The question is how can I stop the system from looking for btrfs file systems on boot.

After writing this I remembered a hook in the file list for the btrfs-tools package. Its found in /lib/initcpio/hooks/btrfs. Inside the file is

#!/usr/bin/ash

run_hook() {
    btrfs device scan
}

# vim: set ft=sh ts=4 sw=4 et:

Thsis looks to be the scan I am talking about.


#7

I hacked a solution. While I have a lot of Linux experience in general its mainly on Debian based systems and a few failed attempts at Arch. I dont know a super lot about how everything under the hood runs, but I am not afraid of the terminal or hacking things to see if they will work.
I deleted “btrfs device scan” from /lib/initcpio/hooks/btrfs and installed a new kernel. I had been wanting to try 4.20 and it was a safe way to test this by leaving the working kernel in place.
The system boot is super fast, likely under a minute now. I would still like to know if there is a easier/better/normal way of accomplishing the same thing to learn from this experience.


#8

:man_facepalming:
@torvic, do you want to say anything on this?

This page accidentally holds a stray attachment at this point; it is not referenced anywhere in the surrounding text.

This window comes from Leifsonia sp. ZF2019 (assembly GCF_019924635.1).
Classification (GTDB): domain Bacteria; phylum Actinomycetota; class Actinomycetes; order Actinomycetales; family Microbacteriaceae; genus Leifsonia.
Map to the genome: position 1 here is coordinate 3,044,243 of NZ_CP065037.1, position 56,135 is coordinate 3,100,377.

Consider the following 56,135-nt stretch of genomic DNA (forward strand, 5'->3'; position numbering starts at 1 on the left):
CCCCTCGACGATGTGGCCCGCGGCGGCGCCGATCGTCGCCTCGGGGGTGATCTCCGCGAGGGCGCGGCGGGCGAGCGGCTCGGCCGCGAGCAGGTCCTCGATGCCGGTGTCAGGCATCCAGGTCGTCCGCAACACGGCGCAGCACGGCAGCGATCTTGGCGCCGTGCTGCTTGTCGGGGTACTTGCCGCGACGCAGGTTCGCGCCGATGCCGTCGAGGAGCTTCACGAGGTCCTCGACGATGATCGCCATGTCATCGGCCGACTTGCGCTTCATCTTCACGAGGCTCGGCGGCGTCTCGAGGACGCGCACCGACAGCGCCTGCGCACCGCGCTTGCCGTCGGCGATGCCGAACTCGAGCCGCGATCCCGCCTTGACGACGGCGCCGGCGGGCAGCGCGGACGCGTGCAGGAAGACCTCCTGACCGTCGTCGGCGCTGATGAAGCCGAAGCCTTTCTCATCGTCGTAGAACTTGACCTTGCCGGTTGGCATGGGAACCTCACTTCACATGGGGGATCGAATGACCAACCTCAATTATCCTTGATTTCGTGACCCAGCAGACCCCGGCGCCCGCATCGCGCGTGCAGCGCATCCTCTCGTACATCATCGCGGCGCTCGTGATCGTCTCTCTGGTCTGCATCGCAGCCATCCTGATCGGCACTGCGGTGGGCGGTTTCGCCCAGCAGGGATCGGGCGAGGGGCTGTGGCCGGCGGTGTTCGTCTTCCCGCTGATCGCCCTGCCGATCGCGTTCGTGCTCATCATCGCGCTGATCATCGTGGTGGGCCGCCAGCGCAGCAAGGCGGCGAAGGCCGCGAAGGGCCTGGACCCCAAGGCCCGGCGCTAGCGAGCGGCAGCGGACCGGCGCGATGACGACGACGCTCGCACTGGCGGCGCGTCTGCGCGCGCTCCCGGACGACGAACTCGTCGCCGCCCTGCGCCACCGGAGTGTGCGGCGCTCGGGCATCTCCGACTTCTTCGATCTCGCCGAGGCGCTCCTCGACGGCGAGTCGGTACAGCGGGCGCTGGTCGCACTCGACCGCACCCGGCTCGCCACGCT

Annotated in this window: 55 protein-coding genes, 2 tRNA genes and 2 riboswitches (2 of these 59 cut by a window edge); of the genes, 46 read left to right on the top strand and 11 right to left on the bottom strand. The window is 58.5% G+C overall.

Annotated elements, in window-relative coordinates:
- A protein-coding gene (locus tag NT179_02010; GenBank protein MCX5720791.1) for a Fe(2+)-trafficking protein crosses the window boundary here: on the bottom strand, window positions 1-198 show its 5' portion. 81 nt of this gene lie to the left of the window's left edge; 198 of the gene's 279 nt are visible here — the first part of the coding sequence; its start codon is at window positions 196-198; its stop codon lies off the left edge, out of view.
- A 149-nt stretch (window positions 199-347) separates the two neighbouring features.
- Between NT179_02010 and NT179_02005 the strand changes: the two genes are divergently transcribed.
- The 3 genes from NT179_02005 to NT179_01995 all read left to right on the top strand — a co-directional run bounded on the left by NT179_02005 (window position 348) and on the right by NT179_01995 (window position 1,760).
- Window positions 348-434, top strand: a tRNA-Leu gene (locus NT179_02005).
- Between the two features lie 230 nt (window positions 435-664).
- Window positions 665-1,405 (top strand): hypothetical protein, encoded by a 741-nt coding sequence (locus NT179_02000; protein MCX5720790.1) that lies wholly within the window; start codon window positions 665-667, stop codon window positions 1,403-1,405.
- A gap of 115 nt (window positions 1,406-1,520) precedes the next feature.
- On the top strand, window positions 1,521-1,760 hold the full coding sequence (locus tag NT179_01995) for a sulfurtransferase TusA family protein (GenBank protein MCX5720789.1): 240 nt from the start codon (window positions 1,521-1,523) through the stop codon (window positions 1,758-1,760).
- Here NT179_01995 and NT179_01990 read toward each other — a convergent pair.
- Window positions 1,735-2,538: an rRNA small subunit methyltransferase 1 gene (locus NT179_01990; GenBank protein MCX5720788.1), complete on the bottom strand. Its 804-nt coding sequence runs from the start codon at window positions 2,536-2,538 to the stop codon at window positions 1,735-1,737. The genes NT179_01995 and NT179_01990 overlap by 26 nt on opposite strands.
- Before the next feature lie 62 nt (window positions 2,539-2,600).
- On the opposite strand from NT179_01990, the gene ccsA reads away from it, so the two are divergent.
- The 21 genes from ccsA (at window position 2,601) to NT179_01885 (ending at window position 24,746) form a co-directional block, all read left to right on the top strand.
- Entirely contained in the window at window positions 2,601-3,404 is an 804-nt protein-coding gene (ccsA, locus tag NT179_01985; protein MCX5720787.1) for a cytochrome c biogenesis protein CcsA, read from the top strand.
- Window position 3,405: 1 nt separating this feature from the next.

#9

Under normal circumstances, you shouldn’t need to edit that file.

/etc/mkinitcpio.conf defines what HOOKS get used with your initrd. You can remove btrfs from there if you don’t want that hook. I could be wrong, but I don’t think it is enabled by default.

After editing that file regenerate your initrds using

sudo mkinitcpio -P

#10

I did read something about mkinitcpio.conf on the Arch wiki. But when I looked at the /etc/mkinitcpio file in the hooks section it didnt have btrfs listed. It reads HOOKS=“base udev autodetect modconf block keyboard keymap resume filesystems”.


#11

It could also be in the MODULES section.

I am not an expert but I think filesystems autodetects installed filesystems and adds the appropriate modules.

All that being said, are you sure there is a “btrfs detection” being run at boot?


#12

Its not in modules and I did a search of the mkinitcpio.conf file and did not find btrfs anywhere in it.
I am not sure how I can see if there is no btrfs scan now. I have to go out for a bit, but when I get back I am going to boot into the 4.19 kernel and run

sudo mkinitcpio -P

To see if that speeds startup as well.


#13